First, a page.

1349

  1350   Several instantiations may be given, each referring to some part of

  1351   a mutual inductive definition or datatype --- only related partial

  1352   induction rules may be used together, though.  Any of the lists of

  1353   terms @{text "P, x, \<dots>"} refers to the \emph{suffix} of variables

  1354   present in the induction rule.  This enables the writer to specify

  1355   only induction variables, or both predicates and variables, for

  1356   example.

  1357

  1358   Instantiations may be definitional: equations @{text "x \<equiv> t"}

  1359   introduce local definitions, which are inserted into the claim and

  1360   discharged after applying the induction rule.  Equalities reappear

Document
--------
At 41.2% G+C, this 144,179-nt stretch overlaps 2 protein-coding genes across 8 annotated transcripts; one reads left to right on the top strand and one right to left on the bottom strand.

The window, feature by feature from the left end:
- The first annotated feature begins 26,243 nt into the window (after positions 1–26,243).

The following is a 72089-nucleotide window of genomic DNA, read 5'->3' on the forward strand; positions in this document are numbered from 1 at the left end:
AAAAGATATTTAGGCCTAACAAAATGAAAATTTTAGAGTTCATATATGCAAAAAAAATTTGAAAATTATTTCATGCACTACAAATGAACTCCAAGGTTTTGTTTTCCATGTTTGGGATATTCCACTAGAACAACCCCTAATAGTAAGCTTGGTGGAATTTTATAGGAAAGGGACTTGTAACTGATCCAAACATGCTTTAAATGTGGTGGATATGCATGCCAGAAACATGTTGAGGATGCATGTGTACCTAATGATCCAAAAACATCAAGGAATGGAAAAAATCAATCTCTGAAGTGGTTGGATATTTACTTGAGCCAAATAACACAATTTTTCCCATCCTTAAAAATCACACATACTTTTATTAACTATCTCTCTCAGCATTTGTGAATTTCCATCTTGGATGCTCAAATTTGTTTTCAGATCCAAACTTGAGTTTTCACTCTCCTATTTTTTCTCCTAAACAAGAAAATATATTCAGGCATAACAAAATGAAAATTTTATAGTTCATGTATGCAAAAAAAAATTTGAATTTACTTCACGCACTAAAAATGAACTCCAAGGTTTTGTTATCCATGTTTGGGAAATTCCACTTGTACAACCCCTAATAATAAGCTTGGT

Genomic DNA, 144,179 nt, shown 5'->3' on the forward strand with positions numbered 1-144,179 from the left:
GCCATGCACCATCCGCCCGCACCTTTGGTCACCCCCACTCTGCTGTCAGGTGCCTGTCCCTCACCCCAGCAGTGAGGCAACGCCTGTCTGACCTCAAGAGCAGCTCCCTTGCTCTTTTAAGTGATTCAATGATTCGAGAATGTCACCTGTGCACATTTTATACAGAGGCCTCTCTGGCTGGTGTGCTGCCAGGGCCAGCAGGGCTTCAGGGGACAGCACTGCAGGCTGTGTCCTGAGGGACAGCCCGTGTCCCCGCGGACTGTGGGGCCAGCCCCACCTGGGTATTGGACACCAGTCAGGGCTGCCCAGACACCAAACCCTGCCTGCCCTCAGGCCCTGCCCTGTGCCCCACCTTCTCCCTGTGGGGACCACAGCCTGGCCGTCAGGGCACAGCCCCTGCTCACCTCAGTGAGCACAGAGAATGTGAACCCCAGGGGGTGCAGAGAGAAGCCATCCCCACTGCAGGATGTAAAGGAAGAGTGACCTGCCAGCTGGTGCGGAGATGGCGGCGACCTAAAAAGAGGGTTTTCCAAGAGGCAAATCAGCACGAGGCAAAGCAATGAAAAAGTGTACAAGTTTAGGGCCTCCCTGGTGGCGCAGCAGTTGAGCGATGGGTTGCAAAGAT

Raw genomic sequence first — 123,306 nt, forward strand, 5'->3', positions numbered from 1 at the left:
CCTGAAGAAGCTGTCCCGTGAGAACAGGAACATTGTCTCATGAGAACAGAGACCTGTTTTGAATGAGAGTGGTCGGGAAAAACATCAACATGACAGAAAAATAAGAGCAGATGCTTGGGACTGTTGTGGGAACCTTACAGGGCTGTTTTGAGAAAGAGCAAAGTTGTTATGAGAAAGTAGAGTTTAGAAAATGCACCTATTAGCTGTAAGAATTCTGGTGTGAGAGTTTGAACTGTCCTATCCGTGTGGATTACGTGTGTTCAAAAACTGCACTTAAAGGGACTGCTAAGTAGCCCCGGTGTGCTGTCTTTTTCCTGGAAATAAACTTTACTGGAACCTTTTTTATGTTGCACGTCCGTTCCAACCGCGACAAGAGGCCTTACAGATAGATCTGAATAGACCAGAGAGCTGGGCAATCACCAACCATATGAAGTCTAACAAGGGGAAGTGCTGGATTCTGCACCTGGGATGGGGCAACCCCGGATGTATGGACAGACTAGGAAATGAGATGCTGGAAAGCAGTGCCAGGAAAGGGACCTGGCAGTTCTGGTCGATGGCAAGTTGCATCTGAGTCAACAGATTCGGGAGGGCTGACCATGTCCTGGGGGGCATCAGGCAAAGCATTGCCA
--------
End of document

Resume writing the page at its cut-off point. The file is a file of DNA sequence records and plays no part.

1361   in the inductive cases, but have been transformed according to the

  1362   induction principle being involved here.  In order to achieve

  1363   practically useful induction hypotheses, some variables occurring in

  1364   @{text t} need to be fixed (see below).  Instantiations of the form

  1365   @{text t}, where @{text t} is not a variable, are taken as a

  1366   shorthand for \mbox{@{text "x \<equiv> t"}}, where @{text x} is a fresh

  1367   variable. If this is not intended, @{text t} has to be enclosed in

  1368   parentheses.  By default, the equalities generated by definitional

  1369   instantiations are pre-simplified using a specific set of rules,

  1370   usually consisting of distinctness and injectivity theorems for

  1371   datatypes. This pre-simplification may cause some of the parameters

  1372   of an inductive case to disappear, or may even completely delete

  1373   some of the inductive cases, if one of the equalities occurring in

  1374   their premises can be simplified to @{text False}.  The @{text

  1375   "(no_simp)"} option can be used to disable pre-simplification.

  1376   Additional rules to be used in pre-simplification can be declared